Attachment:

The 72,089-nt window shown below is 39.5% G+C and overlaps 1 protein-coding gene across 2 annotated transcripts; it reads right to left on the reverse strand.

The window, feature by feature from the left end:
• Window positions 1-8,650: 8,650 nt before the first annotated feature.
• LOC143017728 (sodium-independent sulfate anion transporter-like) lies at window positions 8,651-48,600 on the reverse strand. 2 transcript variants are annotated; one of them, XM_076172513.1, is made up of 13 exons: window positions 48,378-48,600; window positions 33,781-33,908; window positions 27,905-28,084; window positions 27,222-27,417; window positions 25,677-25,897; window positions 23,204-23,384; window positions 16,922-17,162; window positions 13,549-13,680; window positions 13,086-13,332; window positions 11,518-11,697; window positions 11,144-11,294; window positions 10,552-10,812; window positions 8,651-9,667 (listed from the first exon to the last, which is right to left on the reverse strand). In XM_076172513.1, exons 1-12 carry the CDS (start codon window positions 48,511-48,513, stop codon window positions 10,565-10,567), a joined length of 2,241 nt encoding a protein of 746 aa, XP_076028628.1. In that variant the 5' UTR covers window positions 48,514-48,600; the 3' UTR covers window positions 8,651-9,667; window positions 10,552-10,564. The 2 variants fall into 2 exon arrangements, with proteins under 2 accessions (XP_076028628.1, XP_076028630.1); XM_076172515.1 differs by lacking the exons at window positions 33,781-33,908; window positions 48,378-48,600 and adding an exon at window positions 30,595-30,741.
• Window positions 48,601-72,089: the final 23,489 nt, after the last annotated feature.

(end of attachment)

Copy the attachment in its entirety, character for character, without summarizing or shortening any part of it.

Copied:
The 72,089-nt window shown below is 39.5% G+C and overlaps 1 protein-coding gene across 2 annotated transcripts; it reads right to left on the reverse strand.

The window, feature by feature from the left end:
• Window positions 1-8,650: 8,650 nt before the first annotated feature.
• LOC143017728 (sodium-independent sulfate anion transporter-like) lies at window positions 8,651-48,600 on the reverse strand. 2 transcript variants are annotated; one of them, XM_076172513.1, is made up of 13 exons: window positions 48,378-48,600; window positions 33,781-33,908; window positions 27,905-28,084; window positions 27,222-27,417; window positions 25,677-25,897; window positions 23,204-23,384; window positions 16,922-17,162; window positions 13,549-13,680; window positions 13,086-13,332; window positions 11,518-11,697; window positions 11,144-11,294; window positions 10,552-10,812; window positions 8,651-9,667 (listed from the first exon to the last, which is right to left on the reverse strand). In XM_076172513.1, exons 1-12 carry the CDS (start codon window positions 48,511-48,513, stop codon window positions 10,565-10,567), a joined length of 2,241 nt encoding a protein of 746 aa, XP_076028628.1. In that variant the 5' UTR covers window positions 48,514-48,600; the 3' UTR covers window positions 8,651-9,667; window positions 10,552-10,564. The 2 variants fall into 2 exon arrangements, with proteins under 2 accessions (XP_076028628.1, XP_076028630.1); XM_076172515.1 differs by lacking the exons at window positions 33,781-33,908; window positions 48,378-48,600 and adding an exon at window positions 30,595-30,741.
• Window positions 48,601-72,089: the final 23,489 nt, after the last annotated feature.